A set of interfaces and generic implementations which provide synchronization possibilities for background PHP scripts

v1.0.0-beta 2020-09-24 21:23 UTC

This package is auto-updated.

Last update: 2023-09-25 06:05:25 UTC


This package provides a set of interfaces and generic implementations which should ease synchronization between different PHP scripts running in parallel.


In general any consuming side should depend on just two interfaces: LockInterface and IntegerInterface


LockInterface is meant to provide an interface which would allow the parallel process to block or wait for each other or any other circumstances. Consider taking the following example into account:

You have some scripts running in background (let's call them workers) which, for example, take new messages (tasks) from any MessageQueue engine and constantly start and finish with help of supervisor, for example. If you need to temporarily pause them, you could introduce a lock to the system which all the workers would wait for before taking new tasks. In general, this could look like this:

  1. Before taking a new task, all workers wait for a Lock named pause:
// $lock is an instance of LockInterface which is associated with a specific Lock called 'pause'
// further execution is blocked until the Lock is released
  1. Wherever you would like to control those workers (from web admin-panel, for example), you could just acquire that same Lock to pause the workers:
// $lock is an instance of LockInterface which is associated with a specific Lock called 'pause'

All the workers will pause, waiting until the lock is released from the controlling side:


You can also check if a there is an existing (acquired) Lock by using exists method:

if ($lock->exists()) {
    // ...

See the Generic implementation for more info.


IntegerInterface provides a common interface to work atomically with integers from parallel scripts. One of the most common use case for that is tracking the progress of background tasks, either for just decorational purposes (just to show the progress to user), or even to implement some different logic for synchronizing those background tasks.

As an example, imagine you put N new tasks to the queue. At the same time, you could also introduce a new Integer, called progress for example, which would act as a counter. Upon completion of an individual task, each worker would increment that Integer.

// $integers is an instance of IntegerInterface associated with 'progress'  

Any time you need to display a total progress, you could just take that progress Integer together with N (which could also be another instance of IntegerInterface, btw) and calculate the progress in percents and display it somehow. You could also work with that N directly, calling decrement each time a task is finished:

$integer->decrement(1); // which is also the same as $integer->increment(-1);
if ($integer->getValue() == 0) {
    // ...

You can always check if an Integer exists or delete it:

if ($integer->exists()) {
    // ...

See also Generic implementation for more info.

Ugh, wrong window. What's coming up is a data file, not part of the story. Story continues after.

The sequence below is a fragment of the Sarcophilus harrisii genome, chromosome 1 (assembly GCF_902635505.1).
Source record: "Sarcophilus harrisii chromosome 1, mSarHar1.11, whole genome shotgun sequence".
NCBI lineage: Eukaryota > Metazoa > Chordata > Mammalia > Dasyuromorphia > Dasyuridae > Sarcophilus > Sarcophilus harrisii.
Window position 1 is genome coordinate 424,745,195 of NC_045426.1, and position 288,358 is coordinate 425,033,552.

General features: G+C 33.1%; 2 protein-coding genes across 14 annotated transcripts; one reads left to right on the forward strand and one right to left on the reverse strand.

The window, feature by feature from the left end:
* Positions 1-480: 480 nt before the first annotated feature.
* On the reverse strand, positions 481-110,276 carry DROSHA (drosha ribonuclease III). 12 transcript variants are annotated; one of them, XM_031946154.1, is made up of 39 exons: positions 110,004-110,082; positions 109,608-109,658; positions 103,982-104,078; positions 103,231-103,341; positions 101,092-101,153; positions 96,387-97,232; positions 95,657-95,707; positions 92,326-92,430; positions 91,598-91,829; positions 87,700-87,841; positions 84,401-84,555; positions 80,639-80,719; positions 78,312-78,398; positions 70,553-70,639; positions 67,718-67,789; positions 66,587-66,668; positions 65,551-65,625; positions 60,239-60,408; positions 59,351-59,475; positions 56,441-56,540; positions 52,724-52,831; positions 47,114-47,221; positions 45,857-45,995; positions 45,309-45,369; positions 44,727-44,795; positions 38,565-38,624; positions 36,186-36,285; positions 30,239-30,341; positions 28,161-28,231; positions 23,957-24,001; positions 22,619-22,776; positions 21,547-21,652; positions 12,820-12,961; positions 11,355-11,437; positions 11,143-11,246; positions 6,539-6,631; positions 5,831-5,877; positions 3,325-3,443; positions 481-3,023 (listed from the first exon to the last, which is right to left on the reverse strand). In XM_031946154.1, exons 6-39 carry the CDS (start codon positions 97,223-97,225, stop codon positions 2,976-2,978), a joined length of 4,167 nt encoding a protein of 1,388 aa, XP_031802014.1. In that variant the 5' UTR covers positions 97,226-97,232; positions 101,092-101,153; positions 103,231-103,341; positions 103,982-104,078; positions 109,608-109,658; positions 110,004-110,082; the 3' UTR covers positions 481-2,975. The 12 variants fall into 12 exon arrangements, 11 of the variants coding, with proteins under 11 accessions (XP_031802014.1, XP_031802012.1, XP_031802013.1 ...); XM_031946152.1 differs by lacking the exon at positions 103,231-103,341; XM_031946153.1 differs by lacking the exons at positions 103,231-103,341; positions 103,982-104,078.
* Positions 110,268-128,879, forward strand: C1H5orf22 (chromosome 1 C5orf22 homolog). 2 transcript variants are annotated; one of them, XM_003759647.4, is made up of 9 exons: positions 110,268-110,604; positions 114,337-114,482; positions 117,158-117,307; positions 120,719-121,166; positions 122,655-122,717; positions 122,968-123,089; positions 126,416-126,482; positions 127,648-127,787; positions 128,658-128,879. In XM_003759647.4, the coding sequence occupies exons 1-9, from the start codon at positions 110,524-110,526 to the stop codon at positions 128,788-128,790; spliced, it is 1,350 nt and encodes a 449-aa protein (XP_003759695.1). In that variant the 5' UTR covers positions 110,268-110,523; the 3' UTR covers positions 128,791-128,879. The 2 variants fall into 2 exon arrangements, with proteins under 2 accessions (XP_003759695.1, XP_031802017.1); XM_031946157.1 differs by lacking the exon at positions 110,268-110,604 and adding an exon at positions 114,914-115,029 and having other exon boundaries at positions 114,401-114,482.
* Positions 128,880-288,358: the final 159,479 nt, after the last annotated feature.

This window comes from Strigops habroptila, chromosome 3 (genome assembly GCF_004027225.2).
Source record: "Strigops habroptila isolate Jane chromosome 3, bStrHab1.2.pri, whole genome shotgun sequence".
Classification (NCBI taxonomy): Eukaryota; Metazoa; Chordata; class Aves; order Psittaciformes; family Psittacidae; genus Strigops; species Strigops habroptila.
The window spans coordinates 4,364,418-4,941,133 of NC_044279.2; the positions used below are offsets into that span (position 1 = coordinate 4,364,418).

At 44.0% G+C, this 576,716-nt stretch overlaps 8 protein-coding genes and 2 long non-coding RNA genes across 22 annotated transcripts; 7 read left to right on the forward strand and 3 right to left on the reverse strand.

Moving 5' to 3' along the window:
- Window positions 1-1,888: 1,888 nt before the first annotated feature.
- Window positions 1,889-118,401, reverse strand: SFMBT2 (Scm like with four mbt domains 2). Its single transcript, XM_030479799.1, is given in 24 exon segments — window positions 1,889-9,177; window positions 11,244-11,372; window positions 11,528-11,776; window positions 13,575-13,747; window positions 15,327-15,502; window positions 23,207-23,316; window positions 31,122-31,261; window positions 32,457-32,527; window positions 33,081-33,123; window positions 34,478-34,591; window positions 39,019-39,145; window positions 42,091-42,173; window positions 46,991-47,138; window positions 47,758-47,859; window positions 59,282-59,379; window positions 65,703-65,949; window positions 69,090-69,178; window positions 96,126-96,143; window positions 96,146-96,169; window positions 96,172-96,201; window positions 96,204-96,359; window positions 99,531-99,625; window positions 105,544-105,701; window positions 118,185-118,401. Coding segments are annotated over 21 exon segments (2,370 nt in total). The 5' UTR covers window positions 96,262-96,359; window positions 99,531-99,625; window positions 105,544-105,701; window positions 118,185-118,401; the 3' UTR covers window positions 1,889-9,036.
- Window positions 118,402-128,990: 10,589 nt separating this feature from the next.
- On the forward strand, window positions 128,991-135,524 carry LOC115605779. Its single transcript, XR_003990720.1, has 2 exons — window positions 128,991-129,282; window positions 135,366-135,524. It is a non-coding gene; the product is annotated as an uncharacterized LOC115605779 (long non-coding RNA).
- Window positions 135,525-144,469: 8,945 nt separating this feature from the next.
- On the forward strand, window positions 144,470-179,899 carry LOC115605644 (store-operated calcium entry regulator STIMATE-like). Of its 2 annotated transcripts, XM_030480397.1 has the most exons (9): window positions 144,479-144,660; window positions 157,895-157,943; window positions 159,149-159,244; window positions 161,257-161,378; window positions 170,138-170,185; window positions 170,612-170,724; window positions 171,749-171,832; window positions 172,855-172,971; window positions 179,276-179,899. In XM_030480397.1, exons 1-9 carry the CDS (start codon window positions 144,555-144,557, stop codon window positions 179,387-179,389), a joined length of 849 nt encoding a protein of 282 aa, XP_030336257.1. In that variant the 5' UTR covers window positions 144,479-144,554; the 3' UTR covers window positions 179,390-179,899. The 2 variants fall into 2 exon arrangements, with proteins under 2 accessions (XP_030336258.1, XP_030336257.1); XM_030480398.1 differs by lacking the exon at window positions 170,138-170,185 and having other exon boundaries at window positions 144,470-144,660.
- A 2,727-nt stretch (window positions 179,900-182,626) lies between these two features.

See the source code for both of those interfaces under /src/Core path for a detailed specification about how exactly implementations of them must behave.

Generic implementation

This package also provides a generic implementation of the interfaces mentioned above. This implementation does not work by itself, meaning, it does not provide any exact implementation for making atomic Locks and Integers. Instead, it just relies on underlying Drivers which do the actual job.

This implementation utilizes a Singleton pattern so that Locks and Integers which represent the same entities are represented by a single object during the run of a script.

Imagine you want to get a Lock object which represents a lock named some_lock. In this case you would do the following:

$driver = // get a specific driver somehow, see further
$lock = \PhpSync\Generic\Lock::getInstance('some_lock', $driver);

Later on, if you try to get an instance of Lock for the same some_lock you'll get exactly the same instance:

$lock2 = \PhpSync\Generic\Lock::getInstance('some_lock', $driver);
// $lock === $lock2

some_lock here is a key (or name) of an individual lock.

Singleton management by key is done internally inside the Lock class, but you can still provide your own SingletonManagerInterface as a third parameter in case you need to utilize some "namespacing" for your Locks. You could even provide a new SingletonManager() with each call in case you don't need any "singletoning" at all for some reasons.

Everything stated above is also actual for a generic Integer implementation.


This generic implementation uses Drivers for actual realization of the main functionality. Specifically, there are two kinds of drivers: LockSyncDriverInterface and IntegerSyncDriverInterface, which provide corresponding interfaces for making some atomic actions. Those drivers are NOT shipped with this package and must be installed additionally.

For example, consider looking at a neighbor package amegatron/php-sync-fs, which provides drivers for implementing the functionality based on a local file system.